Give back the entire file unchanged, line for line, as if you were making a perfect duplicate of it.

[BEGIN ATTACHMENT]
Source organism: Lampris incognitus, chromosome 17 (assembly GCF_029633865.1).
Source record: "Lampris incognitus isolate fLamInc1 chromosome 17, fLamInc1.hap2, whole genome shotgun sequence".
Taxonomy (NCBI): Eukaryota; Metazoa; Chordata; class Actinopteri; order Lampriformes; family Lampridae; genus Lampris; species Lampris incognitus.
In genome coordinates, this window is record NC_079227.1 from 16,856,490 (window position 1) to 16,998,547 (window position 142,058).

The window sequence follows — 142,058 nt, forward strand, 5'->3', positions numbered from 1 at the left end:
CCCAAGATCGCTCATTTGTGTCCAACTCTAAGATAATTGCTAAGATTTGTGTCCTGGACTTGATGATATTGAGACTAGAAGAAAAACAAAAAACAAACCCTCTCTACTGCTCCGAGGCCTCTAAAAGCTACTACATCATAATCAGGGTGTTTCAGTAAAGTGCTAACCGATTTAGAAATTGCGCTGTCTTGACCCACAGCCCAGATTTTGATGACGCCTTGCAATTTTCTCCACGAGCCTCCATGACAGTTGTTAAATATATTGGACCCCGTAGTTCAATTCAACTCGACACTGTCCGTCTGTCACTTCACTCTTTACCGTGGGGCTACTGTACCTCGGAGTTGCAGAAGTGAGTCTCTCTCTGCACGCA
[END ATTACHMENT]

Source organism: Lampris incognitus, chromosome 17 (assembly GCF_029633865.1).
Source record: "Lampris incognitus isolate fLamInc1 chromosome 17, fLamInc1.hap2, whole genome shotgun sequence".
Taxonomy (NCBI): Eukaryota; Metazoa; Chordata; class Actinopteri; order Lampriformes; family Lampridae; genus Lampris; species Lampris incognitus.
In genome coordinates, this window is record NC_079227.1 from 16,856,490 (window position 1) to 16,998,547 (window position 142,058).

The window sequence follows — 142,058 nt, forward strand, 5'->3', positions numbered from 1 at the left end:
CCCAAGATCGCTCATTTGTGTCCAACTCTAAGATAATTGCTAAGATTTGTGTCCTGGACTTGATGATATTGAGACTAGAAGAAAAACAAAAAACAAACCCTCTCTACTGCTCCGAGGCCTCTAAAAGCTACTACATCATAATCAGGGTGTTTCAGTAAAGTGCTAACCGATTTAGAAATTGCGCTGTCTTGACCCACAGCCCAGATTTTGATGACGCCTTGCAATTTTCTCCACGAGCCTCCATGACAGTTGTTAAATATATTGGACCCCGTAGTTCAATTCAACTCGACACTGTCCGTCTGTCACTTCACTCTTTACCGTGGGGCTACTGTACCTCGGAGTTGCAGAAGTGAGTCTCTCTCTGCACGCA